The hour is late, the clock of destiny is ticking out, we must act before it is too late-Martin Luther King Jr
Over the past sixteen years, there have been attempts by various governments to get to the Consumer Protection Law passed. Four presidents have come and three gone, yet the progress has painstakingly been slow with no demonstratable appetite by our elected officials to get the bill passed.
It is evidently clear that the absence of Consumer Protection Law in the country has contributed to the widespread and deliberate abuse of consumer rights in the country. Consumer rights are like fundamental human rights which the state has a binding duty to promote, protect and safeguard through the enactment of laws and its enforcement.
Early last year, the bill was listed among the list of bills to be submitted to Parliament alongside with the Competition and Fair-Trade Practices Bill of 2019. However, checks indicated that the bills could not make its way to Parliament.
It is discouragingly disheartening pathetic the small pace at which the government is handling the process. The seemingly lack of interest in the law by the government can be seen to have stalled the progress. The concern of many Ghanaians is that if urgency is not attached, the bill would not be passed within the life of this current Parliament and might even get pass even in the next Parliament.
It is refreshing to note that on the page 31 of the NPP 2016 Manifesto, the NPP then in opposition promised to protect Ghanaians from inferior quality goods, products, and services, we will: a. facilitate the passage of a Consumer Protection Law, and b. strengthen the operations of the Ghana Standards Authority (GSA). With almost four years in office, Ghanaians are yet to see this promise fulfilled and with the party’s 2020 manifesto remaining loud silence on the issue, it is not mistaken to assume that the government’s interest in getting the law passed has completely waned.
Nothing has changed much since 2016 when the party made this promise as the country continues to become the junkyard of substandard goods. The covid-19 pandemic has shown how the rights of consumers continued to be trampled at will and whim.
The majority of businesses that continue to display goods sold are not returnable is a clear indication that goods being sold are not fit for the purpose they claim. For a manufacturer or merchant to say goods sold are not returnable, it means that the goods are inferior and not fit for purpose. Whether it is service delivery or sale of goods, the rights of consumers are violated with no clear recourse for redress. With the current pandemic, the issue of price gouging could have been addressed if the law and the Consumer Protection Commission were to be in place.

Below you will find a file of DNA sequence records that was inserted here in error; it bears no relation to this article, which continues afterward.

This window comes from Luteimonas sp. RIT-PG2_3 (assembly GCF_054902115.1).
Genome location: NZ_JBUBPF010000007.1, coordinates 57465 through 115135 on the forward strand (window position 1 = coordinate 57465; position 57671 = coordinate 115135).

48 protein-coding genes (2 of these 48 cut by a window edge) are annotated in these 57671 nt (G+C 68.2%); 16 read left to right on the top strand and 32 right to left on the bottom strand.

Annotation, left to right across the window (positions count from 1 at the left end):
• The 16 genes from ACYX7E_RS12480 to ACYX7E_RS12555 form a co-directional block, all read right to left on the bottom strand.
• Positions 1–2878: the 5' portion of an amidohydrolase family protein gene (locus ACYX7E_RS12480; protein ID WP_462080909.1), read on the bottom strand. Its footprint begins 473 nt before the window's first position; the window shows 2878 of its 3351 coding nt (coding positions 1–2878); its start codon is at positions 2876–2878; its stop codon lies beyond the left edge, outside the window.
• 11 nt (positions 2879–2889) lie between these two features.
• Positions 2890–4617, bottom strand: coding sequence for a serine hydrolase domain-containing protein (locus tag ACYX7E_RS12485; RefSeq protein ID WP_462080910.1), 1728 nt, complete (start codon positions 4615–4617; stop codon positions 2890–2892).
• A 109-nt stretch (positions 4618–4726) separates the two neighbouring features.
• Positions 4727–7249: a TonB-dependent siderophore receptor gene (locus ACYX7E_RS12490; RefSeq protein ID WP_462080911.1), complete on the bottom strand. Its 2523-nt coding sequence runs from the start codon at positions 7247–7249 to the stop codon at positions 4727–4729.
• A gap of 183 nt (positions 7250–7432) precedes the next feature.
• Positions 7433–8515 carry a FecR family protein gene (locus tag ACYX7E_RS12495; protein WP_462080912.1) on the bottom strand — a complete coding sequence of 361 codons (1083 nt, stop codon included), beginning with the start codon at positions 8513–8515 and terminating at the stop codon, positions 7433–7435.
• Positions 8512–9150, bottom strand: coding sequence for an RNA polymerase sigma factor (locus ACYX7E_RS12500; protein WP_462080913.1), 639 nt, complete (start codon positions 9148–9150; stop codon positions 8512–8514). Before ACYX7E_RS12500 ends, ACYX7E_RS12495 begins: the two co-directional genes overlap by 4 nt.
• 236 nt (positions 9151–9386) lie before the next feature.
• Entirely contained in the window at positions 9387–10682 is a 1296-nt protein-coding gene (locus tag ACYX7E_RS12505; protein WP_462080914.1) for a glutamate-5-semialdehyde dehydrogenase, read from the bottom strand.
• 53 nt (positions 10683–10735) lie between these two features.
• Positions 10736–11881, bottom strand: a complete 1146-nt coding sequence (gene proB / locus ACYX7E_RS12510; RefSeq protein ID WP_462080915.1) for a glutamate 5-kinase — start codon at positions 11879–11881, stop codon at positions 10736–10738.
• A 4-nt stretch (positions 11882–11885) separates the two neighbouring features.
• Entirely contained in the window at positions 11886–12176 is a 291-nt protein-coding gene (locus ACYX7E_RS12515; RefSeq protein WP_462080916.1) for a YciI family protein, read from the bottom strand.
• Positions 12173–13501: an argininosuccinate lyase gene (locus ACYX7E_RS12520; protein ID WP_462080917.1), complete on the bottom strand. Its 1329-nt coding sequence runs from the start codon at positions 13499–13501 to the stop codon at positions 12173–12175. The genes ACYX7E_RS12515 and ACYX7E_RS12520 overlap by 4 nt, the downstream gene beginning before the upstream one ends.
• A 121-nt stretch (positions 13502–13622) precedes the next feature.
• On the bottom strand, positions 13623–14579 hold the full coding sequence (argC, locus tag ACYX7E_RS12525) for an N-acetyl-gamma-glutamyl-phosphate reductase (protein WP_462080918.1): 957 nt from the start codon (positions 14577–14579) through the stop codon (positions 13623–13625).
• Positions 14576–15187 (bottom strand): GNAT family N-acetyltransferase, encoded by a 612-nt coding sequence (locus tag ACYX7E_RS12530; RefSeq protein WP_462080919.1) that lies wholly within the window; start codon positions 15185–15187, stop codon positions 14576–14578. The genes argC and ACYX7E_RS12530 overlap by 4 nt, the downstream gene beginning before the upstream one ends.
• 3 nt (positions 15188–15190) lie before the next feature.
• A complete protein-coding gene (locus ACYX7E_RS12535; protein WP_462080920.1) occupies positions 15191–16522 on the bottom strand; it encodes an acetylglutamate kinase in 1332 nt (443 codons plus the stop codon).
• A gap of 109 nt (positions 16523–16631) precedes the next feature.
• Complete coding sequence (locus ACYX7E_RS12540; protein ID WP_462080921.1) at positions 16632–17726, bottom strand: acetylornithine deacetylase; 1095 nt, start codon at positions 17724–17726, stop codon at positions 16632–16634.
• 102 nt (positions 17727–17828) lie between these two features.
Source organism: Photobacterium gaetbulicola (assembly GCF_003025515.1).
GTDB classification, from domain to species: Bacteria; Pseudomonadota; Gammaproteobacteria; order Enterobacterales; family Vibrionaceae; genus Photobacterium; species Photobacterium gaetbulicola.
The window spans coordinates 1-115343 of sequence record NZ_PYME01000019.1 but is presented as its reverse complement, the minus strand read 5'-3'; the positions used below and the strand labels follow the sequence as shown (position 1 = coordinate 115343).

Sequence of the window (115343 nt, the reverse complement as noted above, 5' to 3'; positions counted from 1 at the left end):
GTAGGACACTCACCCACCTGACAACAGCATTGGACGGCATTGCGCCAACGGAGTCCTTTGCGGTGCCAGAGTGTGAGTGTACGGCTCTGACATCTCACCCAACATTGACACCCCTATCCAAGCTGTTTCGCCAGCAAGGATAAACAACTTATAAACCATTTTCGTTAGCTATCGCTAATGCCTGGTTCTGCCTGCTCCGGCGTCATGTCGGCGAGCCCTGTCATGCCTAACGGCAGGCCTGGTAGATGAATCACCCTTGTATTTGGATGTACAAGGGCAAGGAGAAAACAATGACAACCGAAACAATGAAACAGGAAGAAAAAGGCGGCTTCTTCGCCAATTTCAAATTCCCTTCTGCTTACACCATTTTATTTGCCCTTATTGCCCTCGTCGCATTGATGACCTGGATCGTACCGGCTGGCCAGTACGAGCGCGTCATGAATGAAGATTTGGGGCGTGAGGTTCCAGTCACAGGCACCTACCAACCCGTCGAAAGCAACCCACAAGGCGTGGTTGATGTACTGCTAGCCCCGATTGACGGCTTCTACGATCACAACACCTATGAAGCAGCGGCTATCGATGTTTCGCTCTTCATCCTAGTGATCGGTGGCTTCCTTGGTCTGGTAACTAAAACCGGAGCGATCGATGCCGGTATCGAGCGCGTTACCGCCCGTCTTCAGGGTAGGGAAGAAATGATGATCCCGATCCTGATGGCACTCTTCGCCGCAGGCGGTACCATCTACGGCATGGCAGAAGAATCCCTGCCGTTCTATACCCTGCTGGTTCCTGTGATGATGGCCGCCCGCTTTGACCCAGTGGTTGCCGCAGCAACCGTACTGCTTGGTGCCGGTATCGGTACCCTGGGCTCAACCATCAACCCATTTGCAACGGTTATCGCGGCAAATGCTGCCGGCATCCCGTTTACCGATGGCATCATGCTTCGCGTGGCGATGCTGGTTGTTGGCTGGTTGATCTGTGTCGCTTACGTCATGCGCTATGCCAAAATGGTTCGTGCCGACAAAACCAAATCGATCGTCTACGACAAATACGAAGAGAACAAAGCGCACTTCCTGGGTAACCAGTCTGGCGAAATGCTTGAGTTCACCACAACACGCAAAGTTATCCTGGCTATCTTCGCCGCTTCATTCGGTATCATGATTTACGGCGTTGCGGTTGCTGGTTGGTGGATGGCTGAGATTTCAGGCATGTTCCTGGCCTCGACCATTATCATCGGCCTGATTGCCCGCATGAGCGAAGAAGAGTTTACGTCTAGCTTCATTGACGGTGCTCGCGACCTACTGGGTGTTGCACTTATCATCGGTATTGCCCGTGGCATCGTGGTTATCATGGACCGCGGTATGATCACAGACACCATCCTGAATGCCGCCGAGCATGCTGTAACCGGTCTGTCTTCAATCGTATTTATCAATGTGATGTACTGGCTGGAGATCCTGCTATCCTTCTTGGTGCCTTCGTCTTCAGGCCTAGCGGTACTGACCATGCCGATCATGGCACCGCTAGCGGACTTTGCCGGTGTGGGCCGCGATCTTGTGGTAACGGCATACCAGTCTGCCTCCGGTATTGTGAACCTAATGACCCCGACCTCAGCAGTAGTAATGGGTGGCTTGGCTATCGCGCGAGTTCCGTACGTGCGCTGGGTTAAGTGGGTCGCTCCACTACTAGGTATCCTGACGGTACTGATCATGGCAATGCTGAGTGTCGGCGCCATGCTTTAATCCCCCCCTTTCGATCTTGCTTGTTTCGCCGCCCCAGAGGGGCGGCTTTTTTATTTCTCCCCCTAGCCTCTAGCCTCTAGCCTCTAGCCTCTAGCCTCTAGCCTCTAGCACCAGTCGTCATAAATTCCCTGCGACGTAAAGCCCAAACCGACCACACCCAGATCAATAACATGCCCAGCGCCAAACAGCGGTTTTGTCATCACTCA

When passed into law, the act would empower, protect and enhance the welfare and interest of the consumer, to promote a fair, transparent and efficient marketplace, provide a consistent and effective consumer protection framework, prohibit certain unfair practices, promote fair business practices and responsible consumer behaviour, improve consumer awareness, education and information and establish the Consumer Protection Commission, and for matters connected therewith or incidental thereto.
With the passage of Corporate Restructuring and Insolvency Act, 2020, (Act 1015), the next bill for consideration should be the Consumer Protection Bill as the two deal with the protection of supply and demand sides of the market participants. Experience tells us that in Ghana to get a bill passed, there must be a strong movement behind it or political interest.
In 2018, CUTS and Consumer Protection Agency (CPA) mobilized over 20,000 signatures urging the Executive to tidy up every work that needs to be done on the draft bill and have it forwarded to Parliament. Unfortunately, the marching feat of over 20,000 Ghanaians who backed the need for the government to prioritize the bill was not enough to be convince the government. Again, so long as the enactment of the bill is not a precondition to an IMF or World Bank or any other donor conditionalities, it does not become a legislative priority in Ghana.
Considering the volume of work done on the draft bill and the extensive consultation, I am confident that the passage of the bill would not face any opposition. It would not even be a bad move if the bill can be presented under a certificate of urgency owing to the public good nature of the bill and the extensive consultation in the past.
With the Africa Continental Free Trade Agreement (AfCFTA) coming on stream from January 1st, 2021 and with goods and services to be allowed into the country: duty free and quota free from the continent, there is the need to have enhanced standards to protect Ghanaian consumers from substandard goods. The only way that the Ghanaian consumers can be empowered is through the passage and implementation of National Consumer Protection Law.
We have waited too much on this bill. Procrastination is still the thief of time. I think we have come of age to do what is right at the right time. In the words of Martin Luther King Jr, “the hour is late and the clock of destiny is ticking out and we must act before it is too late.” With the bill in good shape now, what is now left is the political will to take it to Parliament and attach the same urgency that was attached to other bills that got passed in record time.
The author is the West Africa Regional Director for CUTS International CUTS is a research and advocacy public policy think tank which works in the areas of consumer protection and education, economic regulation, trade and development, regional integration, competition policy and law, etc. CUTS can be contacted through | Office: +233-30-224-5652 | Mobile: 024-392-0926/Email: [email protected], www.cuts-accra.org